Basically Part 2
If an investor decides that stock ownership seems like a workable strategy for making money over time, how does she or he decide which company to become an owner of, i.e. which stock to purchase? Choices abound. There are shares of around 8,000 companies currently available on US exchanges and at least that many more on foreign exchanges. Along with the numerous choices, there’s apparently no end to the TV and radio shows, newspaper columns, investment newsletters, blogs and assorted pundits telling you which stock to buy. Could they all be right?
Of course not, but you might be able to choose stocks based on what you already know. Many early investors in Wal-Mart lived in the middle of the country, far from Wall Street where the company was basically unknown. People who shopped at the stores liked the broad selection and low prices. They were among the first non-family investors to see that the formula might work as an investment too. As I’ve mentioned, it certainly did.
Advertisers spend millions of dollars every year trying to discover what you already know: the places you shop and the products you buy. How do you spend your leisure time? Does your family like going to Disney parks and movies or have a Netflix subscription (or both)? Do you prefer one grocery over another or one brand? It was this sort of everyday insight that led Arkansas shoppers to invest in Wal-Mart before the financial professionals in New York had even heard of the company.
Another example? I have a friend who’s an ear, nose and throat physician. Some years ago, a salesperson introduced him to Breathe Right® strips in the hope that he’d recommend them to patients who had trouble breathing at night. My friend was moderately interested, the more so when he started seeing professional athletes wearing them during games. Many of us saw the strips on TV and wondered what they were but he already knew. He was given an early look at a product which became very successful and continues to make money for Glaxo Smith Kline. What he learned through his profession gave him additional insight as an investor.
If you aren’t comfortable picking individual stocks, there’s an alternative: the mutual fund. Briefly, a mutual fund is a pooled investment which enables a group of individuals to combine their resources to utilize the services of a professional investment manager. Actually, such funds are started by a manager (or management group), then shares are sold to investors with everyone hoping the shares can be re-sold later at a profit. Although they’ve been around in one form or another since the 1700’s, the first modern mutual fund was founded in Boston in 1924. The typical mutual fund is actively managed, which means that individual securities are bought and sold in hopes of enhancing investment returns. There are over 10,000 to choose from today, providing at least one for every conceivable asset management theory. These continuously offered or open end mutual funds are by far the most popular investment choice in the country. Chances are your retirement plan offers a range of such funds for you to choose from.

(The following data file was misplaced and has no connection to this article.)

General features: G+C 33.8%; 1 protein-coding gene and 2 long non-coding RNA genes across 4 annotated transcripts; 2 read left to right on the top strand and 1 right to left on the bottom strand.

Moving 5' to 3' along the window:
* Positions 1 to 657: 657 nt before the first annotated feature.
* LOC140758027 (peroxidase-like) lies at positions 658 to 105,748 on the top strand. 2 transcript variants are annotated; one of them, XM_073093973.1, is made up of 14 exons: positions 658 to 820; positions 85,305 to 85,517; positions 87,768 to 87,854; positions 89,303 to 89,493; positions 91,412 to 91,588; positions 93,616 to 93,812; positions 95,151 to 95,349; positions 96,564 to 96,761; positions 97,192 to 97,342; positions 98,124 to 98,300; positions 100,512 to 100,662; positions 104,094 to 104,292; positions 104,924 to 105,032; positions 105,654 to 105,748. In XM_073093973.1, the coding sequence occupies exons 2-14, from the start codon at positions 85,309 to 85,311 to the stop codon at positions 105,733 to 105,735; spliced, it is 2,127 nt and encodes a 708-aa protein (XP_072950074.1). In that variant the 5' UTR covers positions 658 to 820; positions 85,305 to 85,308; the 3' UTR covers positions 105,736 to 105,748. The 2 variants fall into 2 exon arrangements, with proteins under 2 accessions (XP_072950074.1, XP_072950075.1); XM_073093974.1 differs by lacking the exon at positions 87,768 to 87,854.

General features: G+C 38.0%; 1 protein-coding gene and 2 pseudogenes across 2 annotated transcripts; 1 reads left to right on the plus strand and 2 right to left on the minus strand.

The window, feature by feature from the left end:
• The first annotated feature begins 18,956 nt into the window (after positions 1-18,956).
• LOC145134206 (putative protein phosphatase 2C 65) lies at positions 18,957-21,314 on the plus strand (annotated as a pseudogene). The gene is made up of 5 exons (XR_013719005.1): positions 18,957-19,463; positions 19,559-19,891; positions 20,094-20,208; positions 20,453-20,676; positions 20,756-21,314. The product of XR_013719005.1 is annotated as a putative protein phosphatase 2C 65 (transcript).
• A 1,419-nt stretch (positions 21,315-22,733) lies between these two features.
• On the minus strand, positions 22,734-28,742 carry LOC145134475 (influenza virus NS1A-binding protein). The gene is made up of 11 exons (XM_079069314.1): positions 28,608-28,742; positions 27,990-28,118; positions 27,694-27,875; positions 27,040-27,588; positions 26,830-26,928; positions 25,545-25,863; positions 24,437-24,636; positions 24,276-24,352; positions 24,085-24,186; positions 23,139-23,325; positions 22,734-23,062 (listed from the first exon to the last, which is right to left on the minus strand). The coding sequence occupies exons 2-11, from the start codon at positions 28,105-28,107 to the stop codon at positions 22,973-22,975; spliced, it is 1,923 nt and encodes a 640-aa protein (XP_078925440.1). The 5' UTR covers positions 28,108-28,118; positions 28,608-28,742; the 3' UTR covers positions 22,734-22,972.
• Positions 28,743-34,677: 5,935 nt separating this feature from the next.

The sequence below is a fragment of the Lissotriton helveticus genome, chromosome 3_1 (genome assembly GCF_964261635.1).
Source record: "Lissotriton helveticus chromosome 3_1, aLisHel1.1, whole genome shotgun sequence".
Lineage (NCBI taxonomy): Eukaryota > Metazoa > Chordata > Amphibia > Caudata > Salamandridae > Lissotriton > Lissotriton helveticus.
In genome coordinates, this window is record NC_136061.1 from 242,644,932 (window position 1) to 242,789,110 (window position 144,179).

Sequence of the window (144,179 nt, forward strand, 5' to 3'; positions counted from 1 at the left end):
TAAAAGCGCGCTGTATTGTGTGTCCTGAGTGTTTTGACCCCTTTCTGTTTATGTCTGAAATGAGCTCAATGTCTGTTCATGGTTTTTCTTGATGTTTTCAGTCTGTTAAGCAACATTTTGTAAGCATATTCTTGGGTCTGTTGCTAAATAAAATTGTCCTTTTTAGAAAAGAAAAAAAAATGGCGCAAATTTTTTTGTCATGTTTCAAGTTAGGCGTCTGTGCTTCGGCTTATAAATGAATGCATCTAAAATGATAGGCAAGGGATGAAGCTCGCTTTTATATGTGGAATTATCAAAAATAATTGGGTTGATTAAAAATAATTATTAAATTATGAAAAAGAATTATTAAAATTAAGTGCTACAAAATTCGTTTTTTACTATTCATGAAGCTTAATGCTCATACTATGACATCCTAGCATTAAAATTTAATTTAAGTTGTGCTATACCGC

Although mutual funds provide immediate diversification with a single investment, they have a potential drawback from a tax perspective. Funds are required to pay out essentially all of their earnings to investors every year, even earnings which are reinvested in additional shares of the fund. That means that investors must pay taxes on money they haven’t received as opposed to owners of individual stocks who decide when to sell, thus when taxes are due. This is not an issue in retirement accounts (and sometimes becomes a blessing later when shares can be sold with at least some of the taxes pre-paid) but it’s certainly something to be considered as investment decisions are being made.
Not surprisingly, the investment industry has come up with a solution to the tax issue: the Exchange Traded Fund (ETF). Available since the mid-90’s, there are now over 1,700 to choose from. The law treats ETFs differently than it does open end funds. Each ETF share is considered a security by itself, so tax considerations come into play only when an ETF share is sold, just like a stock. Like traditional mutual funds, there are numerous investment approaches represented in the ETF universe. Unlike a traditional mutual fund, ETFs are generally not actively managed, commonly holding the same securities all the time. While there are many broadly diversified ETFs, the category is best known for those funds which are more sharply focused than the typical mutual fund. You can invest in a very thin slice of the market, making for a finely calibrated investment.
In the next article in this series, we’ll take a look at another type of fund along with market indexes, or averages. Until then, let’s close with the words of Warren Buffet’s teacher, Ben Graham: "The individual investor should act consistently as an investor and not as a speculator."